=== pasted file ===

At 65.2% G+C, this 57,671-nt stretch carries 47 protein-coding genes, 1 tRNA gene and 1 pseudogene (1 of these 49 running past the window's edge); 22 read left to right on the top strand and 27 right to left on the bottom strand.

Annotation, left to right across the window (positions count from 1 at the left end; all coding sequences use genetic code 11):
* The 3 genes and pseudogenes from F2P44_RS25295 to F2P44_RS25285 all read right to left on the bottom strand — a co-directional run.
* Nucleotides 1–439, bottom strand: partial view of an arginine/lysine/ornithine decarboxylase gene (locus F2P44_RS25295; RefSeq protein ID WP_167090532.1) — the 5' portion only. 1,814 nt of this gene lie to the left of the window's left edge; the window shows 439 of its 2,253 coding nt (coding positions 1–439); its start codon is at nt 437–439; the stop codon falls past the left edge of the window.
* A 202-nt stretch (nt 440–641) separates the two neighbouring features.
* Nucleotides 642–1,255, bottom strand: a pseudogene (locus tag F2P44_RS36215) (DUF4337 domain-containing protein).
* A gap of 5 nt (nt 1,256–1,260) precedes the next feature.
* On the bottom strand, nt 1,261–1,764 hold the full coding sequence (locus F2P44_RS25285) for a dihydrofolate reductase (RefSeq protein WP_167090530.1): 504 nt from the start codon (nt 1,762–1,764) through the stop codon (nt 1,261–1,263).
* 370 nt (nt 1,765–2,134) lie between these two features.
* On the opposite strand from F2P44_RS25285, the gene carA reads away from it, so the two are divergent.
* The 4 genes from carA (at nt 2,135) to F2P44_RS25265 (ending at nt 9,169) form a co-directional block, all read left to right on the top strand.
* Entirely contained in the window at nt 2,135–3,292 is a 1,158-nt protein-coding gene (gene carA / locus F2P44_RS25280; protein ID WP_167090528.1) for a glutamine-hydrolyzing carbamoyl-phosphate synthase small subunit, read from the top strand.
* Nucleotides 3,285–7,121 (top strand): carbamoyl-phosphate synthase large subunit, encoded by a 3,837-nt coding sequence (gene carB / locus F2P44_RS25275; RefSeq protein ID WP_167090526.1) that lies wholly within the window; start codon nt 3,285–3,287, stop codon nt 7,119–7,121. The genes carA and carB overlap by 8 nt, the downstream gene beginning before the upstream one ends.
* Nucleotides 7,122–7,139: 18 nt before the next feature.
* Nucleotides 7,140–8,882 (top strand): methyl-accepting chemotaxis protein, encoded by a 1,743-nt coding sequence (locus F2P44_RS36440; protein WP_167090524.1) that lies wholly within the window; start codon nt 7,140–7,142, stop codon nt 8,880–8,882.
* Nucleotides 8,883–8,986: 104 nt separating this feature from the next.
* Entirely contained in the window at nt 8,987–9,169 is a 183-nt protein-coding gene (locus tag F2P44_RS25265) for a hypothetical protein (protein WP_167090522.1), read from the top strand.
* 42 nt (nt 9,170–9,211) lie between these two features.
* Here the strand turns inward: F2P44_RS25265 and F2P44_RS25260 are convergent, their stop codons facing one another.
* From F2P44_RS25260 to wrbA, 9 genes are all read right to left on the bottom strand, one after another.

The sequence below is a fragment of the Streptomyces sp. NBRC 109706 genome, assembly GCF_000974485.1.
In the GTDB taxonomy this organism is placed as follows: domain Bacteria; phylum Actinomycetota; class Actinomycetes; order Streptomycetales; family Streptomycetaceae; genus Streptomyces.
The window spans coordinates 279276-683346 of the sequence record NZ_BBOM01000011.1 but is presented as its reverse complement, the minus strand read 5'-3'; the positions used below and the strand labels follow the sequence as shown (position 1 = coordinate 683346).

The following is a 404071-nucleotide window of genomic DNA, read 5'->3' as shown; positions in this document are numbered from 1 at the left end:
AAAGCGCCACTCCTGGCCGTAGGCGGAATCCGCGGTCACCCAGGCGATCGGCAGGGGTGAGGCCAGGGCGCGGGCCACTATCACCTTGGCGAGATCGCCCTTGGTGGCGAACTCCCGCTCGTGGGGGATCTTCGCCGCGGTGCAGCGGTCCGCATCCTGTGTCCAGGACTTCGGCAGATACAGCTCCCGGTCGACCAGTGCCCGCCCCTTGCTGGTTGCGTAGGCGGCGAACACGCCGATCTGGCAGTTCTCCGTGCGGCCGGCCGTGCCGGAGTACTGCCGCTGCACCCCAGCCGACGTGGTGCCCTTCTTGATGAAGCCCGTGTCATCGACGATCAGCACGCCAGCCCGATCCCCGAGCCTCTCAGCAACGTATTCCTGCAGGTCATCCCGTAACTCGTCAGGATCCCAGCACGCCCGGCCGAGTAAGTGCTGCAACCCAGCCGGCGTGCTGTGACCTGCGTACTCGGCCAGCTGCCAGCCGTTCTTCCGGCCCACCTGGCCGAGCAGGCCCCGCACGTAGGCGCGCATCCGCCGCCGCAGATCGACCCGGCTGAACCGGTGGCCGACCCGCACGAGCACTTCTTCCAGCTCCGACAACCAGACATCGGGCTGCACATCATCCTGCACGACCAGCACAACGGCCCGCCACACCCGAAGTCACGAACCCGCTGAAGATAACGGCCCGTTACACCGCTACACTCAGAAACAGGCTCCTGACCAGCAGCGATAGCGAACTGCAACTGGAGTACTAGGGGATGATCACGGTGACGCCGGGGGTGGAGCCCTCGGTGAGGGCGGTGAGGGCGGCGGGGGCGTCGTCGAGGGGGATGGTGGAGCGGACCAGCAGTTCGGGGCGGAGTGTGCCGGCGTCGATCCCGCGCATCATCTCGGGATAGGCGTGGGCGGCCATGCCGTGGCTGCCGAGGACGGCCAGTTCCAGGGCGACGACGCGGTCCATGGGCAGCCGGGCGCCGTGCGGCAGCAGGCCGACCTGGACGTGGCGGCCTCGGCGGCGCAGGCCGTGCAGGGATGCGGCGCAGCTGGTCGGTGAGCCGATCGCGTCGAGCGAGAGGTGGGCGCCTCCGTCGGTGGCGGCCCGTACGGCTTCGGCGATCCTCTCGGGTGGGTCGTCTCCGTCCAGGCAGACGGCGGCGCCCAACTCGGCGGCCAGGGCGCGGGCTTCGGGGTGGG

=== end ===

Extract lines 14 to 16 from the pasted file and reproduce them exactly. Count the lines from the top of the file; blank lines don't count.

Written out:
* Nucleotides 7,122–7,139: 18 nt before the next feature.
* Nucleotides 7,140–8,882 (top strand): methyl-accepting chemotaxis protein, encoded by a 1,743-nt coding sequence (locus F2P44_RS36440; protein WP_167090524.1) that lies wholly within the window; start codon nt 7,140–7,142, stop codon nt 8,880–8,882.
* Nucleotides 8,883–8,986: 104 nt separating this feature from the next.